21st October – 13th November 2016
Bev Hogg and I have just finished making the components for our sculpture installation Growing Ground to be installed as part of Contour 556, the new Public Art Festival opening next weekend in Canberra. The Festival will feature sculptures and installations by over 40 local and international artists as well as performances, sound installations, music and digital works. Sculptures and installations will be ranged along the Lake Burley Griffin foreshore from the National Library to the Kingston Arts Precinct. Our work will be in Bowen Park – where the swans are – about half way along the walk.
Artists and performers have been asked to respond to one or more aspects of human interaction with the landscape of the site over the past 50,000 years. For us there were also administrative considerations associated with security for the work. So we decided to make an ephemeral piece – putting back the native grass that was once such a feature of the land before the lake was made. And also referencing the grids and plantings of early european farming practices. In late summer we gathered armfuls of Kangaroo Grass (Themeda Ternata) and hung it up in bunches to dry. The Kangaroo Grass forms the basis of our completed work together with weathered strips of timber.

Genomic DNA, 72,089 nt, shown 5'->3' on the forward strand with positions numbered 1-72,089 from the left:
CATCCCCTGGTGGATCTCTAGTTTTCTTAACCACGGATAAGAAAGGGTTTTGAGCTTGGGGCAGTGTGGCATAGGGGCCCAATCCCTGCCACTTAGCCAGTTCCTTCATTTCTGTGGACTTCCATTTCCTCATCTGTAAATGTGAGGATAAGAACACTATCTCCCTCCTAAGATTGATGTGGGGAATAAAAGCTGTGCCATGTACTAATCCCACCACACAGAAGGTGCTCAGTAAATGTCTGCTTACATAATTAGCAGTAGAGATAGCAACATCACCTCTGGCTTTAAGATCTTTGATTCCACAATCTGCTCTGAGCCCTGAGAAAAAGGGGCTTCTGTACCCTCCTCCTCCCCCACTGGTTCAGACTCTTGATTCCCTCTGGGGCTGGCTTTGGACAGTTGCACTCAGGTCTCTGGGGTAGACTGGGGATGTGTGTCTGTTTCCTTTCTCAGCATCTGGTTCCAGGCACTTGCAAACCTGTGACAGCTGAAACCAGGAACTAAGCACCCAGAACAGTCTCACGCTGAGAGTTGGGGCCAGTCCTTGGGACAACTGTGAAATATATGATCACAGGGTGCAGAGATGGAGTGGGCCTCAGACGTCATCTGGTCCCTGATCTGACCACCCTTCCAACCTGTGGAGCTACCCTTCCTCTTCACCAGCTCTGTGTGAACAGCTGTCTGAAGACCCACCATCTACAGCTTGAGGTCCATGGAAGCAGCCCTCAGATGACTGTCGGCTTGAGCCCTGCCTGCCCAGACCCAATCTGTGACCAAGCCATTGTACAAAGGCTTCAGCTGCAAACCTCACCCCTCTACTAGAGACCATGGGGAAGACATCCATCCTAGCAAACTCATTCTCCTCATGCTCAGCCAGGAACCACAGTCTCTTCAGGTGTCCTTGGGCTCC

It will be an interesting 3 weeks. It’s been a wet spring to date and predicted to continue that way … and our site has an automatic watering system that comes on at night. So our grassy patch will need to survive both artificial watering and the vagaries of nature – rain, wind, heat and cold together with the possible depredations of the local bird life – cockatoos and swans included (the grass could make excellent nesting material). And then there’s the public. It will certainly not survive children with footballs or people picking the grass! Part of the work may well be watching it slowly disintegrate over the three weeks. Understandably it is not for sale!
So watch this space – or better still, take a walk along the lake’s edge and see it for yourself plus all the other work.
Above: Marianne Courtenay & Bev Hogg ‘Growing Ground’ (detail) 370cm square x 65cm high
Below: Kangaroo Grass drying in the studio.